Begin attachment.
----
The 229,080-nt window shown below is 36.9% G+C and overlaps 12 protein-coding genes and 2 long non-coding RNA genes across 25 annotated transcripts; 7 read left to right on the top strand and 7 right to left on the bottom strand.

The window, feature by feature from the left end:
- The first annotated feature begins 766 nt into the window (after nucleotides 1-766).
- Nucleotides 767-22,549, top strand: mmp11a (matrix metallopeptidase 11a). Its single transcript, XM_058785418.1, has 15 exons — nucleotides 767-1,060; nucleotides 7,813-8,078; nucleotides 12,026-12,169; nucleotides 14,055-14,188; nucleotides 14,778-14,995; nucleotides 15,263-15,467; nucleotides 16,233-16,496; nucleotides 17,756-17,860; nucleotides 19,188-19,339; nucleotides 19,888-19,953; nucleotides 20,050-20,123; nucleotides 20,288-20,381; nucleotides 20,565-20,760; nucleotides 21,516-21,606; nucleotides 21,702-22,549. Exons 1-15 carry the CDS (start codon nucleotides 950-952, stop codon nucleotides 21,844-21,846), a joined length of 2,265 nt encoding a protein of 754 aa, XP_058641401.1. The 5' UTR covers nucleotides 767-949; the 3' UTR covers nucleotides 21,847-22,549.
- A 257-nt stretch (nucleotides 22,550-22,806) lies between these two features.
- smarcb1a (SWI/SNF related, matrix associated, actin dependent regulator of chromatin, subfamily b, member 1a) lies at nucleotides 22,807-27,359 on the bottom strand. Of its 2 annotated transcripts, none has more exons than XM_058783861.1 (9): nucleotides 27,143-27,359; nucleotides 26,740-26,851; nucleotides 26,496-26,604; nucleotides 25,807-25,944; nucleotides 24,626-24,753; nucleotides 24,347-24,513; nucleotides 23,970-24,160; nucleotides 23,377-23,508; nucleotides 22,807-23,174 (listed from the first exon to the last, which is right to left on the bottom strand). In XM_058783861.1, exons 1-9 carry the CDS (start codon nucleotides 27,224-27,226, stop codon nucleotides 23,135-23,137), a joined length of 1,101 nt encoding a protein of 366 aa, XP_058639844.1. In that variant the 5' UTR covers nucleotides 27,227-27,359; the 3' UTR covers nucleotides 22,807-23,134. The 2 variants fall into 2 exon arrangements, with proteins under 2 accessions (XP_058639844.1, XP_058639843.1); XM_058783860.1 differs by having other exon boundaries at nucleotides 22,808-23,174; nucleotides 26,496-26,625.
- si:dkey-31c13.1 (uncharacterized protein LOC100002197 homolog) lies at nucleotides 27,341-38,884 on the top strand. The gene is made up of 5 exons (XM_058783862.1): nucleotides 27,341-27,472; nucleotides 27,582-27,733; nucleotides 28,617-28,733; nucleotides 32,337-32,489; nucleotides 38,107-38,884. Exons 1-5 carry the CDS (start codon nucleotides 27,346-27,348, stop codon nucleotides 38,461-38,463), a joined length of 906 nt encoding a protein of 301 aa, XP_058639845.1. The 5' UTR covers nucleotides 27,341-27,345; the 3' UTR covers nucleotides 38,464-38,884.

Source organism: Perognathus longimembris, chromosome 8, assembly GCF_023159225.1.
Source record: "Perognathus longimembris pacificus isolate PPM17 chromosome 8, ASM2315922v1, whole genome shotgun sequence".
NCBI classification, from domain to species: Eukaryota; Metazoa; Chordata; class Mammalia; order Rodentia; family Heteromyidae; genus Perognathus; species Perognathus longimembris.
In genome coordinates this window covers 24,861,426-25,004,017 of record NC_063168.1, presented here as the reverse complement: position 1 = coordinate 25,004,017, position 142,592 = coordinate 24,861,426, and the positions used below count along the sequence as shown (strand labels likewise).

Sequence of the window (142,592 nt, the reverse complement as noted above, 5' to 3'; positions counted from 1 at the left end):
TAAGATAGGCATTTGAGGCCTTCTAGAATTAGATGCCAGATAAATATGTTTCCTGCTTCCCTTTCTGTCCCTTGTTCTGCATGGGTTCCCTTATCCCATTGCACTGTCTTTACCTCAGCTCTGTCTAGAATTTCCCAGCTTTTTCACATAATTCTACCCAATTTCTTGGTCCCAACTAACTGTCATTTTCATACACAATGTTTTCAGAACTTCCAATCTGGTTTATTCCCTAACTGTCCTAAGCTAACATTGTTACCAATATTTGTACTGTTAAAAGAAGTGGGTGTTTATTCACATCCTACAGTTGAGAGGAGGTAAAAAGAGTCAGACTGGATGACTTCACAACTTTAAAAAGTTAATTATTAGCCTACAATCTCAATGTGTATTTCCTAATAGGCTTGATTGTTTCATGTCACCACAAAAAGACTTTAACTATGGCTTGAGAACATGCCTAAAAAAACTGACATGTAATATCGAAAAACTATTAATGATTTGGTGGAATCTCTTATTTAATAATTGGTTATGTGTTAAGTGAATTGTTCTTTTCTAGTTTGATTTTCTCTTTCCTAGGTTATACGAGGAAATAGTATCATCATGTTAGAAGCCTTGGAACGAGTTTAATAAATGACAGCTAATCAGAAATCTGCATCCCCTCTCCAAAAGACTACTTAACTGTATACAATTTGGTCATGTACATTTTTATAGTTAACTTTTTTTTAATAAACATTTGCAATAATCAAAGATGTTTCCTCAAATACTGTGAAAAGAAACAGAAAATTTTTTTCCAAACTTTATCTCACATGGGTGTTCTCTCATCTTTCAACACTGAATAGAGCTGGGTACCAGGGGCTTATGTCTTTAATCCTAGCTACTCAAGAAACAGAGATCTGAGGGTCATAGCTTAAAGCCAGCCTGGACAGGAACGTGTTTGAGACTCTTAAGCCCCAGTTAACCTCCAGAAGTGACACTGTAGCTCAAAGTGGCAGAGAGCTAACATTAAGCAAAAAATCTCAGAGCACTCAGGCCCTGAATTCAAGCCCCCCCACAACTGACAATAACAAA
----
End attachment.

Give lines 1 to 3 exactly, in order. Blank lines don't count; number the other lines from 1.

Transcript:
The 229,080-nt window shown below is 36.9% G+C and overlaps 12 protein-coding genes and 2 long non-coding RNA genes across 25 annotated transcripts; 7 read left to right on the top strand and 7 right to left on the bottom strand.

The window, feature by feature from the left end:
- The first annotated feature begins 766 nt into the window (after nucleotides 1-766).